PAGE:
"What Does God Want?"

                                                                  March 11, 2012


Micah 6:6-8

Mark 3:31-35

As Mark tells the story, it didn't take long for Jesus to start attracting large crowds of people. Some came to hear him teach. Some came to be healed. Some came to argue with him.

On one occasion the crowd was so large, the demands so great, that Jesus and his disciples didn't even have a chance to eat.

When his family heard about this, their anxiety shot through the roof. We can imagine them talking among themselves: “What's gotten into him? He’s not taking care of himself! I wish he’d stop acting like that! I’m just sick about all of this!” You know, all the things we say when people close to us don’t do what we want them to do.

Mark doesn’t give us the whole conversation, only the conclusion: “‘He is out of his mind,’ they said.”

And so Jesus’ mother and brothers set out to take charge of him.

We heard what happened next.

Someone comes to Jesus saying, “Uh, your mother and brother are outside looking for you.”

And in his brief reply, Jesus redefines the meaning of “family” for those who would follow him.

“Who are my mother and brothers?” Jesus asks. “Whoever does the will of God is my brother and sister and mother.”

Are we bold enough to pray to God with Jesus “Thy will be done, on earth as it is in heaven?” Are we ready to become the sisters and brothers of Jesus by doing God’s will?

Perhaps before we answer, we need to ask another question: Just what is God's will? What does God really want?

This is an ancient question.

Some seven hundred years before Jesus the prophet Micah asked:

            With what shall I come before God?

            Shall I come before God with burnt offerings?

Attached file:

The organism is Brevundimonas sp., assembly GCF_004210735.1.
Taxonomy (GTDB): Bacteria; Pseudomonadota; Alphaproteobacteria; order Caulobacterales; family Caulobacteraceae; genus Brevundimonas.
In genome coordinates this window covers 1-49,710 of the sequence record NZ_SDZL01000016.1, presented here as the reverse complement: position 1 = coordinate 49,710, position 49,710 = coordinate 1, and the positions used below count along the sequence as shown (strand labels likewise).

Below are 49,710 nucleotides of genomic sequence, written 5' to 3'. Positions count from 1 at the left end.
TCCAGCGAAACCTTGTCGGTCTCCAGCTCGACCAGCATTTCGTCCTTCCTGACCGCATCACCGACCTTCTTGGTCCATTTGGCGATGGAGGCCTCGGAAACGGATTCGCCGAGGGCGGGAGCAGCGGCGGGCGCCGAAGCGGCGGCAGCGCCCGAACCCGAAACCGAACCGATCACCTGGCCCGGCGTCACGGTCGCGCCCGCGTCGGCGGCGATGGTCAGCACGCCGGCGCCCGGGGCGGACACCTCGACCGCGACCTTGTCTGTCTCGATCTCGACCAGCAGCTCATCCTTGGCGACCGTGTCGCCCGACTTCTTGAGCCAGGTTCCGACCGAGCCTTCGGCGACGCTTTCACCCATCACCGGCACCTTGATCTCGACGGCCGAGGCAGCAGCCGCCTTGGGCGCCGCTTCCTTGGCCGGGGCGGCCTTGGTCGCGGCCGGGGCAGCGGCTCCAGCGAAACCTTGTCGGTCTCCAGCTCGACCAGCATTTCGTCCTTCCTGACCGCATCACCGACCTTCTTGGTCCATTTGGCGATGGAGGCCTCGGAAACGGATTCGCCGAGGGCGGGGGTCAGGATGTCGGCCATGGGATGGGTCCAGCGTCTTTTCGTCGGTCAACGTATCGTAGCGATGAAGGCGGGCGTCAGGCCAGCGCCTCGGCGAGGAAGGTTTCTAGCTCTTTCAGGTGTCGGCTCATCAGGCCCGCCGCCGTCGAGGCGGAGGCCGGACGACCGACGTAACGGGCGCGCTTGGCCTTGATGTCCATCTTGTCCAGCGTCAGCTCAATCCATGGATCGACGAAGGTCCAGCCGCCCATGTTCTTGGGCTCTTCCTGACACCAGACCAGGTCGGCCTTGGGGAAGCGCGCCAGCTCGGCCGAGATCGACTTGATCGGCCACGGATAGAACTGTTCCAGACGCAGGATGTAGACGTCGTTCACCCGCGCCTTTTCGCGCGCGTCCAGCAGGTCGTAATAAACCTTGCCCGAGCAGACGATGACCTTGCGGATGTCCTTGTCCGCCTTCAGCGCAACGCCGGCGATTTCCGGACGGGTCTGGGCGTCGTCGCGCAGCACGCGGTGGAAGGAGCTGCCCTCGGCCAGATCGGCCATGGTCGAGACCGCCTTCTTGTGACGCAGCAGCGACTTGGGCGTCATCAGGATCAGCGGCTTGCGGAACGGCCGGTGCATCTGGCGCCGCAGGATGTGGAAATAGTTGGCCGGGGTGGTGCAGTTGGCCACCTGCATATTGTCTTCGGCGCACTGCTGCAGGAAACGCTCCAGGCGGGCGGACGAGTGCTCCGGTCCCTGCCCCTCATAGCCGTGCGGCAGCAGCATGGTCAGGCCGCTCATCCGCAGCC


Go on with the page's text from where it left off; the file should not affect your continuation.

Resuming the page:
Will God be pleased with thousands of rams,

                        with ten thousands of rivers of oil?


In other words: “How much do I have to give in order to get God’s favor?”


Micah even went so far as to ask:


            “Shall I give my first-born for my transgression?”

Leading us to shudder and wonder if this guy has indeed gone out of his mind.

What does God want? Often people fear it is some onerous behavior on our part, some dreary religious activity like praying, or reading the Bible, or sitting quietly in a sanctuary when we’d rather sing or shout or dance.

More and more I’m becoming convinced that God doesn't care too much one way or the other about our “religious” life. With the Psalmist who said, “God, you have no delight in sacrifice,” I'm inclined to think that the One who gave us life is not really all that interested in what we are giving up or how much time we spend doing church work. We in the church worry about that kind of stuff all the time. And we’re always trying to get other people to do more. But God? I don’t know.

Nor should we confuse the will of God with the results of human sinfulness. It is not God’s will ever that a child should be killed by a drunk driver or that someone should live with an agonizing disease that is the enemy of life. This is the opposite of the will of God. It is the result of the fallenness of the human condition, of which we are all a part.

In these moments of human sin and agony we can echo as strongly as possible the words of William Barclay: “This is not God’s will. God did not send it to you. But God can bring you through it. And out of this bitter experience you can become stronger and closer to God than ever before.”[i]

So what does God want?

The German theologian Hans Kung has been of more help to me in this area than most others. He says God wills nothing for God’s own sake. God wills nothing for God’s advantage or glory. God wills nothing but humankind’s advantage, true greatness, and ultimate glory." He concludes: “This then is God’s will: our well-being.”[ii] This sounds very much like those words of Karl Barth’s that I mentioned last week, about the “great movement of God in favor of the human race which began with Christmas, with Easter, and with Pentecost.”[iii]

God's will is life, not death

            health, not sickness,

            love, not hate

            peace, not violence

What God wants is fullness of life for each individual and for all people. What God wants is our well-being.

“Do justice, love kindness, and walk humbly with God,” Micah says—three phrases that pretty much sum up the will of God.

To a large extent, the will of God is concerned about our actions in the world, not our religious life—except for the ways in which our religious life upholds our actions that are just, loving, and humble.  For the most part we will find ourselves doing justice, loving kindness, and walking humbly with God outside of the church.